5 Reasons You Can't Stick To Your Home Meditation Practice
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In the last five years, I've worked at four different organizations. I was on contract work, which usually lasted less than one year. This means that in the last five years, I've had to go through Read
I have friends who meditate. I mean for realsies meditate. They take a comfortable seated position (read: a cross-legged position that becomes very uncomfortable for most after about 35 seconds), softly close their eyes, then they sit there for an hour or two or more. Without moving.
Presumably they’re completely engaged in the meditation practice of their choice; not rehashing arguments past or dreaming of food they’d like to eat but can only get in the city they’ll be visiting next week … or is that just me? In any event, for those who can dive easily into an hour (or even a 5-minute) home meditation session, bravo!
For those of us who can’t (yet), here’s what I’ve learned. Once you’ve identified that quiet area of your home where you can do your meditation, and you’ve set aside the time to do it, I’ve found there are typically five reasons why people have trouble committing to a home meditation practice.
1. You don’t really understand the goal of meditation, so you wonder why you’re sitting there in the first place.
Why and how did you start practicing meditation at home? Did you actively seek it out after reading about the wondrous benefits of meditation in a book or an article? Did someone suggest meditation to you as a way to overcome stress, depression or anxiety?
To be honest, I no longer remember how or why I was introduced to meditation, but after some years, I realize that for some of us learning how to meditate is not a substitute for learning the goal of meditation.
So what’s the aim?
In meditation you interrupt the repetitive thoughts that tie you to the ups and downs of life, only to realize that your true self is always just fine. Meditation also tells you to remain even and observant of your thoughts. You're training yourself not to feed the bears, so that when something comes up in your daily life that is unpleasant, you don't jump in headfirst and wallow in it for hours. Meditation teaches you that it's your thoughts and your thoughts alone that cause your suffering.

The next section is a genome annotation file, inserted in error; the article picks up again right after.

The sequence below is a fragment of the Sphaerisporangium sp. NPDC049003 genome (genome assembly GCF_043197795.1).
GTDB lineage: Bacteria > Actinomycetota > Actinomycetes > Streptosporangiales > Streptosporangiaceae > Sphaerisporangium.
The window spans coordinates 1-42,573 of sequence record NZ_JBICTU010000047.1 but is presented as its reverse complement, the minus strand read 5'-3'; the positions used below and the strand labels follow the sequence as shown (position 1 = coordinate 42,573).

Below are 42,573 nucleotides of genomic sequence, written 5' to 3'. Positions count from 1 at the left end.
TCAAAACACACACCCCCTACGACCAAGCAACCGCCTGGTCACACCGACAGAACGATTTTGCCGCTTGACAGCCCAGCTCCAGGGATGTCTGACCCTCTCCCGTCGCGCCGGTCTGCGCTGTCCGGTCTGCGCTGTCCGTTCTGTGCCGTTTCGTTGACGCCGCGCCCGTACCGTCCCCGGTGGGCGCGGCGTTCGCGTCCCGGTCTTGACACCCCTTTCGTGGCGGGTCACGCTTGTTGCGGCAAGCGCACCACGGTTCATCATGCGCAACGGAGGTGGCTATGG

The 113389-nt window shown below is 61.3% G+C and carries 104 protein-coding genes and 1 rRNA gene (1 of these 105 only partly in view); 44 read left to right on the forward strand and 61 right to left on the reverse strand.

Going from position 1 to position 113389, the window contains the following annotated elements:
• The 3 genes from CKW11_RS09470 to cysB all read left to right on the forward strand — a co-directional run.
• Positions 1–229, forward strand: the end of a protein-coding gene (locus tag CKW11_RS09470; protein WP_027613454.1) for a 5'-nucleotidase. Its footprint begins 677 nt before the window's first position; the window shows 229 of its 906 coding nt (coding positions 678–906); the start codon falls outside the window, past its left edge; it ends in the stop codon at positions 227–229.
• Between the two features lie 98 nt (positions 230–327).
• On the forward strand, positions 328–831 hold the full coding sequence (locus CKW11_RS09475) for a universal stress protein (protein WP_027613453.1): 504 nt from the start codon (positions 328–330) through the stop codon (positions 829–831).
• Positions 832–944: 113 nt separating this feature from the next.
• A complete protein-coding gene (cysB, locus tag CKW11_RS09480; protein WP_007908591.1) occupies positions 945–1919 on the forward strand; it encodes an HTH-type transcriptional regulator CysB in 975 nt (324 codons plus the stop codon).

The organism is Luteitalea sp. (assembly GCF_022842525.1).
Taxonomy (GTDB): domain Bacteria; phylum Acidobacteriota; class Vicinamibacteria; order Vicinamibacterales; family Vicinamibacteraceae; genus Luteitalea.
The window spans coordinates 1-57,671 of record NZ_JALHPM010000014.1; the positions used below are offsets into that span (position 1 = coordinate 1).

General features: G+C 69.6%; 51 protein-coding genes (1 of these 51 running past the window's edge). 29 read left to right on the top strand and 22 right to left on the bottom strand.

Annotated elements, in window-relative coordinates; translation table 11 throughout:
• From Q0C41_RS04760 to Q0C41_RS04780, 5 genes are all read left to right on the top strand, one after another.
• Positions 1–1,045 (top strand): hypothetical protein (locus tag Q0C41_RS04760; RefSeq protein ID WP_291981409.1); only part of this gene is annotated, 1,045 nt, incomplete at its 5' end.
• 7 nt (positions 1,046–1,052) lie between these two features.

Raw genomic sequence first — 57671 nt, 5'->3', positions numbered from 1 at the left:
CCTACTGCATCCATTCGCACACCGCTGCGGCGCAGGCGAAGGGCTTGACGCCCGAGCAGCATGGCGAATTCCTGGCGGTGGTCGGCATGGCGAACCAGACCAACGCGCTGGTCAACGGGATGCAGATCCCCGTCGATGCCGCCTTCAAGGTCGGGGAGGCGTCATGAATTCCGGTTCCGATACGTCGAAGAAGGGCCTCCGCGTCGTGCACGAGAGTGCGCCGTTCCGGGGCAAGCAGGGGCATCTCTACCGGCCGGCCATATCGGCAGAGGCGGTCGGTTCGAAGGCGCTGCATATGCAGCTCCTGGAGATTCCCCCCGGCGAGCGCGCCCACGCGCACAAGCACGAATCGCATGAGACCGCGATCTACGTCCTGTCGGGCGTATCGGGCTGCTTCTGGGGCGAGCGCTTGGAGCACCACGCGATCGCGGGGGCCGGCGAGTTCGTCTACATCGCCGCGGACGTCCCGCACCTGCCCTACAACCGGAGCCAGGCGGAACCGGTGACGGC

2. You believe you're failing if you can’t clear your mind.
As discussed above, there will be times when you can’t clear your mind or stay focused on the task dictated by your meditation practice. There will also be times when you focus easily, only to find a few moments later that your mind is off having a pity party or making a list. This is ok. As discussed above, fold this into your meditation practice. Observe the thoughts without judgment or participation, then come back to your practice softly and with kindness. Be kind to yourself and remember that it takes practice to clear your mind.
3. You haven’t found a form of meditation that speaks to you.
Explore different meditation styles (e.g. Vipassana, Insight, mindfulness, visualization, guided, breath-focused, mantra-based). Figure out which works for your home meditation practice. I personally peruse the meditation menu from time to time, and though I've found styles I prefer, I've never found one that I just plain don’t like. If you have a group meditation practice, you might find that you prefer a different style of meditation for when you're meditating home alone. Again, allow yourself to explore.
4. You’re setting the time bar way too high for yourself.
You want to begin a home meditation practice? Start at the beginning. Once you've decided on a style you’d like to try, commit to five minutes a day for a week. Think you can handle more? Then perhaps you’re like me – you should start by bumping up three minutes a day for a week.
Remember: be kind to yourself. Set yourself up to develop a lasting home meditation practice by starting slow. Add one or two minutes to your practice each week until you reach your goal. Take your time and remember that in the meditation game, something is better than nothing.
5. You haven't scheduled it.
As a life coach, I'm a firm believer that until you've scheduled it, it's not real. If you're truly interested in committing to a home meditation practice, pick a set time each day to do your meditation. I recommend mornings before work, but everyone is different. Maybe you'd prefer to meditate after the kids have been sent to school, or after dinner. Choose a time that works for you, but be sure to stick to it. Be kind to yourself (see point 2 again!) if you must miss your meditation on a given day due to a scheduling conflict. Life happens. If you begin to miss it more consistently, you should pick a new time to meditate. Good luck.
Is there something else that gets in the way of your home meditation practice? Please share in the comments below.
Photo Credit: Shutterstock.com
To learn more about meditation, check out our video course The Essential Guide To Meditation.
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